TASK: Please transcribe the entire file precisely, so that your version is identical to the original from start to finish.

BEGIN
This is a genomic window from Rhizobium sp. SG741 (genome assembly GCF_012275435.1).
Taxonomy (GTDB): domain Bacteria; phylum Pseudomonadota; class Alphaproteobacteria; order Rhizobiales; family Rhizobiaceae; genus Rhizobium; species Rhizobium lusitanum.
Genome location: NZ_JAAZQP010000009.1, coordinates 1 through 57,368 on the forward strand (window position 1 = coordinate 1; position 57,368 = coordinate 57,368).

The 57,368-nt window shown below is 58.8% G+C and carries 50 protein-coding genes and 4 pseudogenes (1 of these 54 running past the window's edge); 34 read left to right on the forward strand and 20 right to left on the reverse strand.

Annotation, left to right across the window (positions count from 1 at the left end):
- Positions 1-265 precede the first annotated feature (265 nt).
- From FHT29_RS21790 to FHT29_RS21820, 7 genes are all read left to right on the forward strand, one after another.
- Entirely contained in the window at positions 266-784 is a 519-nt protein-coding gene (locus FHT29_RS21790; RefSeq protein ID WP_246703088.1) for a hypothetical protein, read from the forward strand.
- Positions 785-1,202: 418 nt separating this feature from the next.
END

This is a genomic window from Rhizobium sp. SG741 (genome assembly GCF_012275435.1).
Taxonomy (GTDB): domain Bacteria; phylum Pseudomonadota; class Alphaproteobacteria; order Rhizobiales; family Rhizobiaceae; genus Rhizobium; species Rhizobium lusitanum.
Genome location: NZ_JAAZQP010000009.1, coordinates 1 through 57,368 on the forward strand (window position 1 = coordinate 1; position 57,368 = coordinate 57,368).

The 57,368-nt window shown below is 58.8% G+C and carries 50 protein-coding genes and 4 pseudogenes (1 of these 54 running past the window's edge); 34 read left to right on the forward strand and 20 right to left on the reverse strand.

Annotation, left to right across the window (positions count from 1 at the left end):
- Positions 1-265 precede the first annotated feature (265 nt).
- From FHT29_RS21790 to FHT29_RS21820, 7 genes are all read left to right on the forward strand, one after another.
- Entirely contained in the window at positions 266-784 is a 519-nt protein-coding gene (locus FHT29_RS21790; RefSeq protein ID WP_246703088.1) for a hypothetical protein, read from the forward strand.
- Positions 785-1,202: 418 nt separating this feature from the next.